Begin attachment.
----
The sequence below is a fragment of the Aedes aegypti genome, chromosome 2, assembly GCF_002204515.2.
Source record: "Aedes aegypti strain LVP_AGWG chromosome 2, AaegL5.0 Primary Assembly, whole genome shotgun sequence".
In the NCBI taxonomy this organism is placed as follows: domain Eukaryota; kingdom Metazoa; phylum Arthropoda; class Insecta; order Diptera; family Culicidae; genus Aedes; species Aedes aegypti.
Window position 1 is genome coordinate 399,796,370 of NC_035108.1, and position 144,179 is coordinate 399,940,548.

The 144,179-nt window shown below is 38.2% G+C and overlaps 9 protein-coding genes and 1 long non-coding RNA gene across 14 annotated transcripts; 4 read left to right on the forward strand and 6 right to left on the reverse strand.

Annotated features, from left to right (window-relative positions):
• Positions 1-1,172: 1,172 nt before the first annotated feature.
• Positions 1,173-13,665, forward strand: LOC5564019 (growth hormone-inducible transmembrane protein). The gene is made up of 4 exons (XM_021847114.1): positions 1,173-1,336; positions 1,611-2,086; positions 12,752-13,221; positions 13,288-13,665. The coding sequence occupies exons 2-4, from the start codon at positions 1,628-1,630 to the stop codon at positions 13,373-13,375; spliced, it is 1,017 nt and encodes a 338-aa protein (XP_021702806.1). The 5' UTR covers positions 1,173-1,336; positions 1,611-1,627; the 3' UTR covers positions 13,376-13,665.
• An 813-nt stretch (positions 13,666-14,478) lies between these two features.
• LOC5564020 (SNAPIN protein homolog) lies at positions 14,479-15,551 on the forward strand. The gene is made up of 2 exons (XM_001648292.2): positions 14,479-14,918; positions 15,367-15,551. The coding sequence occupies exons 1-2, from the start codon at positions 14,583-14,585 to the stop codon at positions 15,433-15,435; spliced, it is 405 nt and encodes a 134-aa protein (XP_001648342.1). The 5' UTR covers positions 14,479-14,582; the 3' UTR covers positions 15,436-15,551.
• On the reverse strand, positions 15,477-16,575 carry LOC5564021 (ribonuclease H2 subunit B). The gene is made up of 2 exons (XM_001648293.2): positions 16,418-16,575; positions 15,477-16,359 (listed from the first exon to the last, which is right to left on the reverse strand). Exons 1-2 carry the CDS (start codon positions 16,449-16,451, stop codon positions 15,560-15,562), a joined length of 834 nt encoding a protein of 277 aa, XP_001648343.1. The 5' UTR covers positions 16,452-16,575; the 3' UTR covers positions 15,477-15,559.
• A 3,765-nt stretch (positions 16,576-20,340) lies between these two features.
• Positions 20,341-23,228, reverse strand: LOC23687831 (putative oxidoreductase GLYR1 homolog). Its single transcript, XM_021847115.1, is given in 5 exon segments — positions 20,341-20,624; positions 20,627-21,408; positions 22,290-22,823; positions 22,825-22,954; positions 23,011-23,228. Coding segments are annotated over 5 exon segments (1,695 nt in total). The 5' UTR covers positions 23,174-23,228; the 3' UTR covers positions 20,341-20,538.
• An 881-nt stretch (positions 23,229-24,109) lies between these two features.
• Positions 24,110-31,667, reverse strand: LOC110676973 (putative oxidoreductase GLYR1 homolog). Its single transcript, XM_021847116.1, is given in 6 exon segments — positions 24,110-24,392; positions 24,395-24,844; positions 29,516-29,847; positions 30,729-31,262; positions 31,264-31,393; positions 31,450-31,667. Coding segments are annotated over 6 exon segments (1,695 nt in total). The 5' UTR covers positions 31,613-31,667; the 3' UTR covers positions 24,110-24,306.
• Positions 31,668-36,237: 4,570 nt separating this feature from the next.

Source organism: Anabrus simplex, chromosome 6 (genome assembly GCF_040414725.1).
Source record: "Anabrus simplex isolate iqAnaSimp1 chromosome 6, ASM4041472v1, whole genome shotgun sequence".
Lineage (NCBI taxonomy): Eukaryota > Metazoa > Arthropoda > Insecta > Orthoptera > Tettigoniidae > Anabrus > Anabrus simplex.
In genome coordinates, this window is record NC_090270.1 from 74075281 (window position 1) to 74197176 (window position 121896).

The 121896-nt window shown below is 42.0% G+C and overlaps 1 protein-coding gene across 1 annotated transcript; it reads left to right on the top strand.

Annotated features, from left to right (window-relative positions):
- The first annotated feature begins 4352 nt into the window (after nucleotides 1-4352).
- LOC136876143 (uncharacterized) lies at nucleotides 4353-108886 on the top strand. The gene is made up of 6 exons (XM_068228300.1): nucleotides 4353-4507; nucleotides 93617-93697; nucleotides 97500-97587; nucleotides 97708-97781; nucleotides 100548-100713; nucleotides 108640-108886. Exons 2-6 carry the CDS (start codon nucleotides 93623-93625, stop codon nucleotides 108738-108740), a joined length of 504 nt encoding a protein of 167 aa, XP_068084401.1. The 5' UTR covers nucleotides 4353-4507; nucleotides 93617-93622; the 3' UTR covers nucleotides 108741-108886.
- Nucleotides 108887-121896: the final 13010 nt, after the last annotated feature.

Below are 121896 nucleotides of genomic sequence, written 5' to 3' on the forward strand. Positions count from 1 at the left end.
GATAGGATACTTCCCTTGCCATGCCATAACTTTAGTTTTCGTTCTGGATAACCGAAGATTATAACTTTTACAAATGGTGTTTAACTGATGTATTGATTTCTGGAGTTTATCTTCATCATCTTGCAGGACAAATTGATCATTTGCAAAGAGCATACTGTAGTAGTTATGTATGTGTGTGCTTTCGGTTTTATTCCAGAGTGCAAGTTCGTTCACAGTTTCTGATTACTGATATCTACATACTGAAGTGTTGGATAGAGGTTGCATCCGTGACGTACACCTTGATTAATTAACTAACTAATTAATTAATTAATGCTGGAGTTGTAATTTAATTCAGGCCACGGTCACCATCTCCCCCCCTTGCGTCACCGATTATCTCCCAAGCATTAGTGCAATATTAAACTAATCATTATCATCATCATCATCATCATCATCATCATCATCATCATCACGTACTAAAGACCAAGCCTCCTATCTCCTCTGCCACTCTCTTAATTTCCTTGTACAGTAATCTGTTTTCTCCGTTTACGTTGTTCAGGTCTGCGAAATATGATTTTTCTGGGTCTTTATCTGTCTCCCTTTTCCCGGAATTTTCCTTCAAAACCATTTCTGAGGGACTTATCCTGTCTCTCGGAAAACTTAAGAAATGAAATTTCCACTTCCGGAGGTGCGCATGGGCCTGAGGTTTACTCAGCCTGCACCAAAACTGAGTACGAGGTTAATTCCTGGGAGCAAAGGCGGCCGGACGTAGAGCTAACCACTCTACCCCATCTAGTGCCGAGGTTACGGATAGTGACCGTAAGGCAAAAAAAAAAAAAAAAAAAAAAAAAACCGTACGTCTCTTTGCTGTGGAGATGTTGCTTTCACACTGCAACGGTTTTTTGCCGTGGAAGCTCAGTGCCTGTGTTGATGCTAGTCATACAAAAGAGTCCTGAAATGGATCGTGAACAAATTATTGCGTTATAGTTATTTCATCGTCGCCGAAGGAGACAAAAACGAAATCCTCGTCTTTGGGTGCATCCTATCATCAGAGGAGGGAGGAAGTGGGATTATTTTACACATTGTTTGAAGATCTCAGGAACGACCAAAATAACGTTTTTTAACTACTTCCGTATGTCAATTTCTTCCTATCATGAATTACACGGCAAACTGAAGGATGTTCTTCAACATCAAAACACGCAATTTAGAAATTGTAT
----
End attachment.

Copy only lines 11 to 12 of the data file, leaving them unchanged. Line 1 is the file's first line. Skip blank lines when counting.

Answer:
• On the reverse strand, positions 15,477-16,575 carry LOC5564021 (ribonuclease H2 subunit B). The gene is made up of 2 exons (XM_001648293.2): positions 16,418-16,575; positions 15,477-16,359 (listed from the first exon to the last, which is right to left on the reverse strand). Exons 1-2 carry the CDS (start codon positions 16,449-16,451, stop codon positions 15,560-15,562), a joined length of 834 nt encoding a protein of 277 aa, XP_001648343.1. The 5' UTR covers positions 16,452-16,575; the 3' UTR covers positions 15,477-15,559.
• A 3,765-nt stretch (positions 16,576-20,340) lies between these two features.